Can awards be made subject to performance criteria, vesting schedules and forfeiture?
US equity awards are universally subject to performance criteria, vesting schedules and forfeiture provisions.
US public companies typically grant a portion of equity as time-based RSUs with the remainder (particularly for senior executives) as performance-based stock units or “PSUs.” PSUs vest over time, but performance thresholds such as those based upon relative total shareholder return (“TSR”) must also be reached for a pay out to be made.
Vesting of awards at private companies is usually time-based, but some private companies now require an exit event such as a sale or initial public offering for an equity award to vest. Private equity-backed companies typically require an exit event for participant liquidity with a substantial portion of equity subject to attainment of pre-established multiple of invested capital (“MOIC”) and/or internal rate return (“IRR”) thresholds for vesting.
Share rights and shares are typically subject to forfeiture in the US upon termination of employment prior to satisfaction of time-based or performance-based vesting conditions. A participant’s rights to shares that do not vest because a time-based or performance-based condition is not satisfied will lapse.
In addition, awards are often subject to forfeiture for violation of restrictive covenants or if the participant’s employment is terminated by the employer for certain bad acts or omissions referred as a “for cause” termination. Forfeiture provisions are governed by state law and the provisions of the plan, grant agreements as well as employment agreements and separate non-disclosure/non-compete agreements.
The scope of employer remedies for violating restrictive covenants varies significantly on a state-by-state basis. For example, in some jurisdictions, prohibitions on the solicitation of clients and employees and non-competition provisions are only enforceable when the company is being sold and the participant is selling shares.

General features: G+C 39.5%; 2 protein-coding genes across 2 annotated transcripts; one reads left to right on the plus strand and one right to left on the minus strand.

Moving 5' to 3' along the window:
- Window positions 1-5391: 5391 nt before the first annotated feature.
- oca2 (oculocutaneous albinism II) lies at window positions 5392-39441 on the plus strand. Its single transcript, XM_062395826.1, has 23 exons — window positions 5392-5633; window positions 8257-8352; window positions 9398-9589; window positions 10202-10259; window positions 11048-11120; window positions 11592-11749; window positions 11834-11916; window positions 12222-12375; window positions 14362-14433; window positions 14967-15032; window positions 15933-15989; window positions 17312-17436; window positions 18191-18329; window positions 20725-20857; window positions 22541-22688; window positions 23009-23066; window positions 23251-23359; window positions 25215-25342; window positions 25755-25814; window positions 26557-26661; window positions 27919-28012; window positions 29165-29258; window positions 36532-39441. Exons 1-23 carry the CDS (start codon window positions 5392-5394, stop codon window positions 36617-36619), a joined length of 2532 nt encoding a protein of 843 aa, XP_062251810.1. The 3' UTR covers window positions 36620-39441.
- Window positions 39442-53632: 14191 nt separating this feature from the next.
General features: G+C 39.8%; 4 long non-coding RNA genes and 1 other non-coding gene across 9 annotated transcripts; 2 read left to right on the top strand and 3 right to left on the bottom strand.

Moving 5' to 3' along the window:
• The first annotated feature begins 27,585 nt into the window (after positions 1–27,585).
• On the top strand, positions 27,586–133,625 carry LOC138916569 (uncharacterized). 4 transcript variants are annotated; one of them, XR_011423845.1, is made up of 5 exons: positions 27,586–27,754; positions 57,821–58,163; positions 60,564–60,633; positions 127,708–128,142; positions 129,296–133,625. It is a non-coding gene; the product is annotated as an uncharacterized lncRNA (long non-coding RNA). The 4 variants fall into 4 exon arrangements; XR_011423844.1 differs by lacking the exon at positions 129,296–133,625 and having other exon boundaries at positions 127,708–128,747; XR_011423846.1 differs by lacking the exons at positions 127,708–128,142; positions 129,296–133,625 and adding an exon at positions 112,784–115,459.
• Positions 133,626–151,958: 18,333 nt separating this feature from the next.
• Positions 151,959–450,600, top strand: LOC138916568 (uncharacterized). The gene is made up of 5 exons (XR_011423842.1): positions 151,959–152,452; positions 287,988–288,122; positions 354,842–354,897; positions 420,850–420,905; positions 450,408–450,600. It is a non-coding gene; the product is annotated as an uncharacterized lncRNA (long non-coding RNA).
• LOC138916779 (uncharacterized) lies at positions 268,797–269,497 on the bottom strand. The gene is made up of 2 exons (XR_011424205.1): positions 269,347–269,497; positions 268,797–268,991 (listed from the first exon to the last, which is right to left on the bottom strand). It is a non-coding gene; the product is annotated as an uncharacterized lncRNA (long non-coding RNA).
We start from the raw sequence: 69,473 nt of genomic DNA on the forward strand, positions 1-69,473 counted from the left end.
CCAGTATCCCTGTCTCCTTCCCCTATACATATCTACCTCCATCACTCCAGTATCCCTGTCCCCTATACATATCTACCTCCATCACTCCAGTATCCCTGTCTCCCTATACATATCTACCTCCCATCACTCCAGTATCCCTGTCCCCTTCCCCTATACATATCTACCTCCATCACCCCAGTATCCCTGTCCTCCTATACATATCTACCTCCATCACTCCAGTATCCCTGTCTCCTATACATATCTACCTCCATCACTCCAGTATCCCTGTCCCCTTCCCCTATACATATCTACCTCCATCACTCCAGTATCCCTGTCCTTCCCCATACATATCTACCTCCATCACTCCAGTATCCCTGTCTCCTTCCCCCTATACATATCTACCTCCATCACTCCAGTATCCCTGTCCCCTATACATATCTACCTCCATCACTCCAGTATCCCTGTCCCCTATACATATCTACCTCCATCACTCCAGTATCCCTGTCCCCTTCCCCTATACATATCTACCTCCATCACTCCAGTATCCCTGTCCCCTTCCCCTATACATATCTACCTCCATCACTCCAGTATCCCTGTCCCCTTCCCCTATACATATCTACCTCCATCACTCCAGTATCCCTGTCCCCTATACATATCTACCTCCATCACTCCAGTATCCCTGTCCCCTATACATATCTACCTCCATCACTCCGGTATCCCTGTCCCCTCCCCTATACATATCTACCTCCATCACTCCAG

Equity rights can also be made subject to clawback if the awards paid were based upon financial results that had to be materially restated by the company.
There is nothing in Mexican law that may limit the possibility of a performance evaluation as a condition to participate or receive a benefit under an incentive plan. This may allow the employer or the company sponsoring the plan to make a subjective decision, but it is always advisable having support for such decision (i.e. performance assessments). Vesting schedule and forfeiture are also common terms in an incentive plan in Mexico, which are valid, provided they are not contrary to the general principle of “employees’ acquired rights”. This is, an employee may forfeit a grant or benefit according to the terms of the incentive plan, for failing to comply with a specific requirement (i.e. exercising a right within a certain period), but cancelling an already vested right without further support in the corresponding incentive plan, may be challenged before a Mexican labour court.
Typically awards are made subject to performance criteria as this helps measure the success of the business and the individual's own contribution to the respective success.
Also, subjecting awards to vesting schedules is almost always used for practical reasons, mainly for securing the employee fidelity / retention element, but also for allowing sufficient time for actual calculation of business performance indicators relevant for the incentive plan awards.
With respect to forfeiture, employers typically document incentive plans through internal regulations, internal policies / plans or other documents issued by the employer alone/ unilaterally (without requiring employee consent). This is intended for securing their unilateral character and therefore to showcase the employer's flexibility in unilaterally amending or even terminating the plans. Certain incentive plans however require employee consent, such as the relevant agreements executed in relation to share options. However, in these cases, as anticipated above, it is generally recommended that this is granted by a different entity than the employer to keep it completely separate from the employment relationship and from the individual employment agreement executed between the employee and the employer. This is meant to clarify that the relevant documents for implementing this compensation are civil / commercial agreements, outside the scope of the employment relationship (even if granted in consideration of the individual's capacity of employee of the employer). Nevertheless, case-by-case analysis is always recommmeded.
Yes. See question 2 and 4.
Yes, however, if granted on a regular basis, awards could be deemed to be a worker’s permanent right, in accordance with legislation. Therefore, it is important to understand the local legal system to know the potential consequences of granting and eliminating incentives, especially when they are cash-based.